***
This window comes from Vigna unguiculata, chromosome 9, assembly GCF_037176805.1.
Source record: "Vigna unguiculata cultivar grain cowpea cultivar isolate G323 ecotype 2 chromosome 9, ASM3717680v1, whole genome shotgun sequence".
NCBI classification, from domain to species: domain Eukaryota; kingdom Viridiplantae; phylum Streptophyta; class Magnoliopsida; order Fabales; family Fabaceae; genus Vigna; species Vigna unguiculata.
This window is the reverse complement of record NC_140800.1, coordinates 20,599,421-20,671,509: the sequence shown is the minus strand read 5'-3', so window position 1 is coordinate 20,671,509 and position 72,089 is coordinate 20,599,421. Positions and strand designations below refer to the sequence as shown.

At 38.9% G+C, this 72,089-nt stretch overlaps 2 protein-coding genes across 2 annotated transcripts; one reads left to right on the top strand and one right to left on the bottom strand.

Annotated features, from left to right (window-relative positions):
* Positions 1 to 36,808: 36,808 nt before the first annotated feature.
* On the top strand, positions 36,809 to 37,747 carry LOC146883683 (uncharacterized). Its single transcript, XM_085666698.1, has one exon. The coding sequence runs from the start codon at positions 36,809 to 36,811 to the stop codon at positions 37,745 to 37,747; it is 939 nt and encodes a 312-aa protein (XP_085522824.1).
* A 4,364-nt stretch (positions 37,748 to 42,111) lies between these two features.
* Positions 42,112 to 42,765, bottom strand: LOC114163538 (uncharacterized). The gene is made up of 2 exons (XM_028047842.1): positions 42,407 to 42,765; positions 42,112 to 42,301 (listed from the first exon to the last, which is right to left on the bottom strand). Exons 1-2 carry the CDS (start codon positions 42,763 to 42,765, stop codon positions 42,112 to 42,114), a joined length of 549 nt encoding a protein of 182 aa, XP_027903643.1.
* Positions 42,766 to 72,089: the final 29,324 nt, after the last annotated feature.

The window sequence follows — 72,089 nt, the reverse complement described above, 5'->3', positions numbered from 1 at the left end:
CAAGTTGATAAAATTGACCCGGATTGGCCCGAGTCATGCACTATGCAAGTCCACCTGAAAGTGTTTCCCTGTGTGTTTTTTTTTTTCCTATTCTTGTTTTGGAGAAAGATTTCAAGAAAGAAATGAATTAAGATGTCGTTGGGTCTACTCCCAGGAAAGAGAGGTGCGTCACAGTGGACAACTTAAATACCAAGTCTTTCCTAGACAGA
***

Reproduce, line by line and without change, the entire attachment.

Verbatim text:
This window comes from Vigna unguiculata, chromosome 9, assembly GCF_037176805.1.
Source record: "Vigna unguiculata cultivar grain cowpea cultivar isolate G323 ecotype 2 chromosome 9, ASM3717680v1, whole genome shotgun sequence".
NCBI classification, from domain to species: domain Eukaryota; kingdom Viridiplantae; phylum Streptophyta; class Magnoliopsida; order Fabales; family Fabaceae; genus Vigna; species Vigna unguiculata.
This window is the reverse complement of record NC_140800.1, coordinates 20,599,421-20,671,509: the sequence shown is the minus strand read 5'-3', so window position 1 is coordinate 20,671,509 and position 72,089 is coordinate 20,599,421. Positions and strand designations below refer to the sequence as shown.

At 38.9% G+C, this 72,089-nt stretch overlaps 2 protein-coding genes across 2 annotated transcripts; one reads left to right on the top strand and one right to left on the bottom strand.

Annotated features, from left to right (window-relative positions):
* Positions 1 to 36,808: 36,808 nt before the first annotated feature.
* On the top strand, positions 36,809 to 37,747 carry LOC146883683 (uncharacterized). Its single transcript, XM_085666698.1, has one exon. The coding sequence runs from the start codon at positions 36,809 to 36,811 to the stop codon at positions 37,745 to 37,747; it is 939 nt and encodes a 312-aa protein (XP_085522824.1).
* A 4,364-nt stretch (positions 37,748 to 42,111) lies between these two features.
* Positions 42,112 to 42,765, bottom strand: LOC114163538 (uncharacterized). The gene is made up of 2 exons (XM_028047842.1): positions 42,407 to 42,765; positions 42,112 to 42,301 (listed from the first exon to the last, which is right to left on the bottom strand). Exons 1-2 carry the CDS (start codon positions 42,763 to 42,765, stop codon positions 42,112 to 42,114), a joined length of 549 nt encoding a protein of 182 aa, XP_027903643.1.
* Positions 42,766 to 72,089: the final 29,324 nt, after the last annotated feature.

The window sequence follows — 72,089 nt, the reverse complement described above, 5'->3', positions numbered from 1 at the left end:
CAAGTTGATAAAATTGACCCGGATTGGCCCGAGTCATGCACTATGCAAGTCCACCTGAAAGTGTTTCCCTGTGTGTTTTTTTTTTTCCTATTCTTGTTTTGGAGAAAGATTTCAAGAAAGAAATGAATTAAGATGTCGTTGGGTCTACTCCCAGGAAAGAGAGGTGCGTCACAGTGGACAACTTAAATACCAAGTCTTTCCTAGACAGA